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much a part of the cars’ display and

this can still be seen with some of the

cars at Pebble. They are judged as

flowing designs and hoods are closed

so those lines are not disrupted. Fine

details like grass in the tire treads are

viewed as a fault in a car’s overall

presentation and appearance. Minute

defects in the finish on the smallest

part or an inconsistency in paint or

chrome in an area difficult to see can

easily prevent a car from finishing

near the top.

For starters, it was a $10K week

for me. Everything was expensive, but

the way I looked at it, after finally

restoring the car and criss-crossing

the country to bring it to more than a

dozen different events, this was the

last, tallest mountain to climb. If you

get to Pebble Beach, you can go no

higher. There is, maybe, one other

show which might top it – Lake Como

in Italy – but I doubt an modern Amer-

ican car would ever be accepted. Espe-

cially a Mustang.

I knew I was going to retire 003 at

the end of 2015. There are some really

nice ‘65s going through the restoration

process now. Let them get their shot at

some gold. Some people restore cars

throughout their lives with the goal of

being accepted at Pebble Beach and

never are. Others may think it is a

wasted effort, but only a handful of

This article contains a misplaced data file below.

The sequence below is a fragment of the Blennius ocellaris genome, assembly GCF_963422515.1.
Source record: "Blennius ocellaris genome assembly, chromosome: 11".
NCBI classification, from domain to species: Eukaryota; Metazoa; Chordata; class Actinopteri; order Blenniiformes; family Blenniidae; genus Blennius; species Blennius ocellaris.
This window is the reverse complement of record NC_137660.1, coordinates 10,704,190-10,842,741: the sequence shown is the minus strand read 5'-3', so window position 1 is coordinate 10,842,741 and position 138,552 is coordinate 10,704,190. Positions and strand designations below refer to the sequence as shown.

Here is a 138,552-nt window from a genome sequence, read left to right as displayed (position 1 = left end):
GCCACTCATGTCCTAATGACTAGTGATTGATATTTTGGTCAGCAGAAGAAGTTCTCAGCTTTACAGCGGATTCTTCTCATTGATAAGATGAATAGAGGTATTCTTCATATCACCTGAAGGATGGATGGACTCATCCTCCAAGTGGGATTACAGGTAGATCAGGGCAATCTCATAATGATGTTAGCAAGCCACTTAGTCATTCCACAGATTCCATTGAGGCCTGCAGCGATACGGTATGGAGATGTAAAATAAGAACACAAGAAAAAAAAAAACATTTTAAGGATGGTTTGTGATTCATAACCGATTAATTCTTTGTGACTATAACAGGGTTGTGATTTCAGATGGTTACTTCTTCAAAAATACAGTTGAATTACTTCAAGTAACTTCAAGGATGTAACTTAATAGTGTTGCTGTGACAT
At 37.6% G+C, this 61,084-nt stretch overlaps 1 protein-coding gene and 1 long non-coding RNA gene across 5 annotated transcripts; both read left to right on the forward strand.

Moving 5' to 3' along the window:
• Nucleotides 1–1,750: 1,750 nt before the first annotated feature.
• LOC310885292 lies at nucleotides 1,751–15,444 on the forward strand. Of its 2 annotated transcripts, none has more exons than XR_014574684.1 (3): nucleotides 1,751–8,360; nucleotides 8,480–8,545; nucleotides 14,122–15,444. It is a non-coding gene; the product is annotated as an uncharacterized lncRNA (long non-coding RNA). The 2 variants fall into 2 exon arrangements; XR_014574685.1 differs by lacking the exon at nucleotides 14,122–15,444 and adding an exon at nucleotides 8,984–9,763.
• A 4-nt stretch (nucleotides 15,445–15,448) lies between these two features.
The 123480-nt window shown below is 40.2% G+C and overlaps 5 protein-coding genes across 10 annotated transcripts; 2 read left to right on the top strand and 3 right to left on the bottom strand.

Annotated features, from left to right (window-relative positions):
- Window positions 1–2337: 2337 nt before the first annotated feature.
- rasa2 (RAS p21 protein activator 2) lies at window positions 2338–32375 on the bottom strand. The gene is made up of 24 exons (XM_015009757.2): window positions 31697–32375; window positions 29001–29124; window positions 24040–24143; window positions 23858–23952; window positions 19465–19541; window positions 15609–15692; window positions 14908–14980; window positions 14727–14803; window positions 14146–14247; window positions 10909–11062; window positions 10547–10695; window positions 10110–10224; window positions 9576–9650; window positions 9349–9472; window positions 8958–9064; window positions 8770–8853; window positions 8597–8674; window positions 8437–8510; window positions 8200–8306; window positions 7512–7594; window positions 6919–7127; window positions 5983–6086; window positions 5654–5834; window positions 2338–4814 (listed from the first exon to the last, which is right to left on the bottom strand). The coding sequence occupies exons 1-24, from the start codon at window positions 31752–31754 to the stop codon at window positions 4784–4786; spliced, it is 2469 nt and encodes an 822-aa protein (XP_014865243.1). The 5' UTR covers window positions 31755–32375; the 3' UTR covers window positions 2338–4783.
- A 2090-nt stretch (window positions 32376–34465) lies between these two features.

owners have the persistence, stamina

and budget to climb that mountain. I

like the way Pebble entrant Brent Gal-

loway put it: “

Just to be accepted is an

honor. We’re all winners, so let’s be

supportive of whoever wins. It’s all

about having fun


This year, in recognition of the

GT350’s 50th anniversary, Pebble

Beach created a special class for them.

It was something that probably won’t

happen again for a long time. At least

until they run out of Duesenbergs,

Packards, Cords and Stutz Bearcats.

In the event that GT350s are ever

invited back to Pebble, my question is,

how many GT350s are truly “



?” Another question is, how can

a ‘65 Shelby, restored with overspray

and drips on the floorpan the way it

came from the factory, stack up to all

of the over-restored cars at Pebble?

The people who built the Packards,

Cords and pre-war French and British

cars are no longer alive. None of the

cars on the field at Pebble ever looked

that nice when they were new. How

could anyone look at a properly re-

stored GT350 and still think it was re-

stored to the same level as the other

classics on display? There were over a

million Mustangs built and there are

still enough original cars left to show

us how they looked when they were

new. Do they even come close to Peb-

ble’s standards?

Pebble demands the best of the

best. 5R002 and 5S003 came off of the

prior year with top awards from the

three leading Mustang/Shelby organi-

zations, which demonstrated a high

level of workmanship and historical

accuracy. The organizers selected a

small group of people to determine

which GT350s should be accepted. The

group was headed by Ken Gross. Along

with Bruce Meyer, they were the ones

who spearheaded getting a hot rod

class accepted at Pebble Beach a few

years ago . This is something that Peb-

ble’s original founders are, no doubt,

still spinning in their graves over.


Winter 2016 49